Driving Madeleine Movie Review: Moving Reflections on Life via Paris

Driving Madeleine (2022) is one of the most lovely films I’ve seen. Directed by Christian Carion, I haven’t seen many people talk about this movie, which makes me sad. The story of Madeleine Keller (Line Renaud), an older woman in Paris taking a last taxi ride thanks to driver Charles (Dany Boom) through the capital (and her memories) before she goes to live in a nursing home, Driving Madeleine is one of those rare films that can both pull at your heartstrings and move you. 

I know some people are moved by sad films like My Sister’s Keeper or very heartfelt family films like Toy Story 3, but those films do not easily move me. I don’t get moved by many films. It’s not that I’m insensitive, but I’ve become someone who doesn’t cry easily. Now, with this film, I was deeply moved by the performances in this film. I love seeing the taxi ride as the narrative device for this film because it allows a deep exploration of the lives of both Charles and Madeleine. 

The story of Driving Madeleine

While driving around Paris, Charles stops at different places that mean something to Madeleine, and she has some beautiful memories. Both characters are going through something in this film. The day started terribly for Charles, while Madeleine is using this taxi ride as a form of saying goodbye before she moves into a nursing home. I can’t imagine if a taxi driver is having a bad day, they would want to drive a 92-year-old woman around a town she’s lived in her whole life. But I’m glad he did it anyway because this gesture from an obviously frustrated man is very kind and thoughtful.

Despite his own personal crisis, Charles agrees to drive her around this town that has been her home all her life. She wants to take a stroll down memory lane one last time as a form of reflection as she embarks on this new phase of life. You can see their bond form as Charles starts to open up about his personal issues. You can tell when someone is upset or annoyed about something. Madeleine, of course, can tell that this guy has much on his mind. She said to him,” Anger ages you. But it’s everywhere now.” I love that line because you could only obtain that kind of wisdom through a long life lived. Madeline speaks from experience. 

Madeleine has a lifetime of memories and lessons

It’s bittersweet as we delve into different stories from her life and she reflects on a lifetime of memories. She talks about her marriage to Ray (Jérémie Laheurte), who resents her child and begins taking his frustration and anger out on both Madeleine and the child. “Back in those days, you couldn’t get a divorce for domestic violence,” she says solemnly. As she recounts the story, Madeleine talks about how her younger self felt the need to go the extra mile to deal with the situation, and there are consequences.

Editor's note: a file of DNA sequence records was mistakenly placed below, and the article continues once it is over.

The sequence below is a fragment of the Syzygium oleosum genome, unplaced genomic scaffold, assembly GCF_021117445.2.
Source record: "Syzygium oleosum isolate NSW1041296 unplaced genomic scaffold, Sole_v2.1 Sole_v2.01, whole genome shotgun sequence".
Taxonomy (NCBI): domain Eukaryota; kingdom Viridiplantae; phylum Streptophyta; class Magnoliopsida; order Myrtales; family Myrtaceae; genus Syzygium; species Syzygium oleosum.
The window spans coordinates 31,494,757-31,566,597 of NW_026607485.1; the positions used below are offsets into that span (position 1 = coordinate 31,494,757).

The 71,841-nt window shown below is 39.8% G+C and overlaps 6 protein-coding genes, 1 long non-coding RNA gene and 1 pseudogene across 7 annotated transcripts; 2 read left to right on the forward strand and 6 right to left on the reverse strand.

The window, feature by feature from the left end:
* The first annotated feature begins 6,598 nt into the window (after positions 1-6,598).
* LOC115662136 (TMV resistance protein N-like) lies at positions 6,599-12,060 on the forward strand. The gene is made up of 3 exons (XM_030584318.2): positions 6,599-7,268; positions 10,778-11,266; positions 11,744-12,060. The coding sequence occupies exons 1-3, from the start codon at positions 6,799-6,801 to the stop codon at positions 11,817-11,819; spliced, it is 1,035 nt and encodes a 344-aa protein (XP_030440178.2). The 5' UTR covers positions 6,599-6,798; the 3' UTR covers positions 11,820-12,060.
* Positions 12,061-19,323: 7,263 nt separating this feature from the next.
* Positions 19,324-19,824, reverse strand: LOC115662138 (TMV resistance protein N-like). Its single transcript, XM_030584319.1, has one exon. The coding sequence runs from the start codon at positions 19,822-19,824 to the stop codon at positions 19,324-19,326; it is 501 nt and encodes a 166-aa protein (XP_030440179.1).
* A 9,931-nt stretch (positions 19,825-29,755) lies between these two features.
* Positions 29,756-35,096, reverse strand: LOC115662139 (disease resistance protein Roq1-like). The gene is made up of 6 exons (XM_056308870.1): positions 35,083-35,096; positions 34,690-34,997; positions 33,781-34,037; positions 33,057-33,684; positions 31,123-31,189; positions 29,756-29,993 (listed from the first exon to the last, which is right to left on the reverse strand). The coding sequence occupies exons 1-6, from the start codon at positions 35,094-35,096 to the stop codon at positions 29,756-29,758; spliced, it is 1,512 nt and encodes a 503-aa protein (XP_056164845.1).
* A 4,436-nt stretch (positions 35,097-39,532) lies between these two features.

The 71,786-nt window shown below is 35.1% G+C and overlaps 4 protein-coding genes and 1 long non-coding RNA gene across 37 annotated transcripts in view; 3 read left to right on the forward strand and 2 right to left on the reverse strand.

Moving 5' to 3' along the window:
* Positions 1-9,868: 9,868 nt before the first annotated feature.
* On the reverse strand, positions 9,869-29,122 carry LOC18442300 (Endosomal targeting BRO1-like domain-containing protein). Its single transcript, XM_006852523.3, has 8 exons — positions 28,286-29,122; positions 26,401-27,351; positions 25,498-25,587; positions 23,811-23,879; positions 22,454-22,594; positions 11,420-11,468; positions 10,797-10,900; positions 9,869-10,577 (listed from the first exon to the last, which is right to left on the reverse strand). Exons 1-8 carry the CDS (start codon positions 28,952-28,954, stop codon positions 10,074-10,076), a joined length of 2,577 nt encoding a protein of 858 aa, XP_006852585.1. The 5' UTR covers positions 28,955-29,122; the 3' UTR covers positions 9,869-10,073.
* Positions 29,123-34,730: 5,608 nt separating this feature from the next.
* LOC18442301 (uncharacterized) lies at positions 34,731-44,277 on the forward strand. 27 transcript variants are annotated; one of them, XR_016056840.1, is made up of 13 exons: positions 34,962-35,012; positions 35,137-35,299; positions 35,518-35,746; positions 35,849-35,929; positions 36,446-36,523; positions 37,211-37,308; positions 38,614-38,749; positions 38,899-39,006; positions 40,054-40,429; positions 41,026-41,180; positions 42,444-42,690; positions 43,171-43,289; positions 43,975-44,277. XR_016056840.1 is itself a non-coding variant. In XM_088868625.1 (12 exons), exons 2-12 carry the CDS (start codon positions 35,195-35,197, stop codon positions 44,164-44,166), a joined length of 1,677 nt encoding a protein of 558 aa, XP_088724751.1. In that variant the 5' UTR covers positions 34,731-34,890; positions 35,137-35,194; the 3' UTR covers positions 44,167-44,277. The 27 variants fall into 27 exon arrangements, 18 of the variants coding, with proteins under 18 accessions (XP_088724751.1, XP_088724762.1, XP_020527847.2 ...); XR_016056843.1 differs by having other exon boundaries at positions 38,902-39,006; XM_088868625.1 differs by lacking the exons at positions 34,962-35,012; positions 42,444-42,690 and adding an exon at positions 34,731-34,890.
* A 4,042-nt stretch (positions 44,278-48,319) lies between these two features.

As the camera pans over the exquisite scenery of France, the movie masterfully moves through different moments in her life with a gentle touch. It’s not always easy to do so in a film such as this. The movie takes its time to introduce Madeleine and unfold what her life was like. Watching this film will make you want to spend time with your grandparents because her life is such a beautiful mix of love, anger, pain, and history. 

Madeleine takes the time to talk about World War II and Vietnam, reminding the audience that history impacts all of them differently, even today. This film is heartwarming with a profound story, but we also see how clever Madeleine truly is as she helps Charles escape a traffic violation that could cost him his livelihood.

Charles and Madeleine form an impressive bond in Driving Madeleine

Not only do we watch Charles and Madeleine form a lovely bond, but we, as the audience, are also let into this lovely tale. At the end of the ride, Charles doesn’t take the 292-pound fare fee. I’m not going to lie; I would have taken the money if I had been him. It would make sense for him to take the money because he’s having debt issues. His debt problems are so bad that he is in danger of losing his license, which means he will lose his primary source of income. 

However, when I saw him refuse Madeleine’s money, it reminded me of how precious life is. He must have realized it as he was listening to Madeleine recount these moments in her life that will never leave her. Sometimes in life, we get so caught up in our own problems and issues that we don’t know what to do. We don’t know how to live or even be happy sometimes because we don’t think there’s any point. Nevertheless, when you take the time to listen to someone’s story or open your eyes, you see that your problems are not your whole world. You shouldn’t let the things worrying you today keep you from having lifelong memories. Those are the things that matter, and those are the things you need to hold dear. And never lose sight of that. That’s one thing I learned when watching Driving Madeleine. 

Final thoughts on this Christian Carion movie 

Heartwarming cannot even begin to describe the feeling you will get when you watch this film. Driving Madeleine brings out a range of emotions for the audience members as we take the time to ponder on the connections you make with the people you meet in life. For me, it still has the striking and simple visuals I adore in French cinema and the wholesome journey that reminds me to look back at the moments in my life with love and fondness. Dany Boon and Line Renaud are such a dynamic duo and I enjoyed seeing them form a true bond with one another. 

Driving Madeleine is now in limited theaters and available digitally.

Find out more information, including how to buy tickets, by visiting the film’s website. Have you watched the film yet? What do you think of Driving Madeleine? Does it make you reflect on the world? Let us know by connecting with us on X @MoviesWeTexted.

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